Cement as a Binder

cement is a binder, a substance used for construction that sets, hardens and adheres to other materials, binding them together. Cement is seldom used on its own, but rather to bind sand and gravel (aggregate) together. Cement is used with fine aggregate to produce mortar for masonry, or with sand and gravel aggregates to produce concrete.
Cement starts to set when mixed with water which causes a series of hydration chemical reactions. The constituents slowly hydrate and the mineral hydrates solidify; the interlocking of the hydrates gives cement its strength. Contrary to popular perceptions, hydraulic cements do not set by drying out; proper curing requires maintaining the appropriate moisture content during the curing process. If hydraulic cements dry out during curing, the resulting product can be significantly weakened.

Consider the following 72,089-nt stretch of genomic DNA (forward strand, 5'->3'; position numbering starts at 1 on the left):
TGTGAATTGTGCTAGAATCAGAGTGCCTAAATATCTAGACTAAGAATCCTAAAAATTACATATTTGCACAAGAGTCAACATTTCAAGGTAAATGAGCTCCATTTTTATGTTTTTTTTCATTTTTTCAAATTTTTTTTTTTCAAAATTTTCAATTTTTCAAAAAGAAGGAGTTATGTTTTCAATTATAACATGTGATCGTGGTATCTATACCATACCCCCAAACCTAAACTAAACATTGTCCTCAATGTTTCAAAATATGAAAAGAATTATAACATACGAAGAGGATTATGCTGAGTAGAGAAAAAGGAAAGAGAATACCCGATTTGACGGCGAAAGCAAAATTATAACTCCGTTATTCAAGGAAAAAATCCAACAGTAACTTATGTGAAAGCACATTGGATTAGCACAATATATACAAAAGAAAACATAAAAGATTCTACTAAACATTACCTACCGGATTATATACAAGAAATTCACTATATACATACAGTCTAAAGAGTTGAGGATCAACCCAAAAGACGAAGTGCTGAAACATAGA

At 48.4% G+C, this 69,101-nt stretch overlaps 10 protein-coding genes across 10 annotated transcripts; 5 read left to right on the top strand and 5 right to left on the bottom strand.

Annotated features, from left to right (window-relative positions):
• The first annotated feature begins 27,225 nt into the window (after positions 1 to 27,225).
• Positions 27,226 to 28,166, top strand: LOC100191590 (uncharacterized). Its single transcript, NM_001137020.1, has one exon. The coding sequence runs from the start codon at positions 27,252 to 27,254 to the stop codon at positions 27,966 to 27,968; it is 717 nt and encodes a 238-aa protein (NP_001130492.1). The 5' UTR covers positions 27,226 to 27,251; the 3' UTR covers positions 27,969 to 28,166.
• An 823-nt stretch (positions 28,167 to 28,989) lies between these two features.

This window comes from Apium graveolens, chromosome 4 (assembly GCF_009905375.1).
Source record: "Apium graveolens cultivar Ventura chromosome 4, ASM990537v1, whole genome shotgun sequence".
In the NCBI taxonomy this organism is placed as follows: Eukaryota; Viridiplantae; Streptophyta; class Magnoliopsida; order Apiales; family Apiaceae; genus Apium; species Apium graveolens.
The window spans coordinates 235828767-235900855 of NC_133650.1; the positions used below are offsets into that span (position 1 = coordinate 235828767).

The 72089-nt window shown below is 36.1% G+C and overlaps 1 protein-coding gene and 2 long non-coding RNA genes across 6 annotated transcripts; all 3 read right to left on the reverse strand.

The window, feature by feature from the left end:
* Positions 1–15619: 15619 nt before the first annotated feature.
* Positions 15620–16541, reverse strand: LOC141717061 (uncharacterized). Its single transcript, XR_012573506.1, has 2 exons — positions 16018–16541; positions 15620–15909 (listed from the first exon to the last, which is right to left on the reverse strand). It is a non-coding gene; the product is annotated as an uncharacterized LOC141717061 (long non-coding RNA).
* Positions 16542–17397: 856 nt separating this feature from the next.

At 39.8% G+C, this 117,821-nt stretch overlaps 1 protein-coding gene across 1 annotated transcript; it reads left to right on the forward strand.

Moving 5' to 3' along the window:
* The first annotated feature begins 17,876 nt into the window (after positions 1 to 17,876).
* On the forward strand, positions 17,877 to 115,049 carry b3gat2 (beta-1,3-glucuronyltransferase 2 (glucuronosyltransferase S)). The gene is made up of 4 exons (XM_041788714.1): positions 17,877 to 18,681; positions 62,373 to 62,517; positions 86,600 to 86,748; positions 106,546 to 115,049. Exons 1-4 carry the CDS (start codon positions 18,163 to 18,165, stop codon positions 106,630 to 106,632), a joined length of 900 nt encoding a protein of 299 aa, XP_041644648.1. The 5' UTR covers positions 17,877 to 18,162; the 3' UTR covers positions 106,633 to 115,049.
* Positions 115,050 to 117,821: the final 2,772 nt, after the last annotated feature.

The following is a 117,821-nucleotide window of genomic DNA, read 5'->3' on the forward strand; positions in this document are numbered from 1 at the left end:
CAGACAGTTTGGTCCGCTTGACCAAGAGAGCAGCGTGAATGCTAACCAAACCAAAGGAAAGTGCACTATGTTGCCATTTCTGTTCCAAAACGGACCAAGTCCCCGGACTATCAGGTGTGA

Cements used in construction are usually inorganic, often lime or calcium silicate based, and can be characterized as being either hydraulic or non-hydraulic, depending upon the ability of the cement to set in the presence of water.
Non-hydraulic cement will not set in wet conditions or underwater; rather, it sets as it dries and reacts with carbon dioxide in the air. It is resistant to attack by chemicals after setting.
Hydraulic cements (e.g., Portland cement) set and become adhesive due to a chemical reaction between the dry ingredients and water. The chemical reaction results in mineral hydrates that are not very water-soluble and so are quite durable in water and safe from chemical attack. This allows setting in wet condition or underwater and further protects the hardened material from chemical attack. The chemical process for hydraulic cement found by ancient Romans used volcanic ash (pozzolana) with added lime (calcium oxide).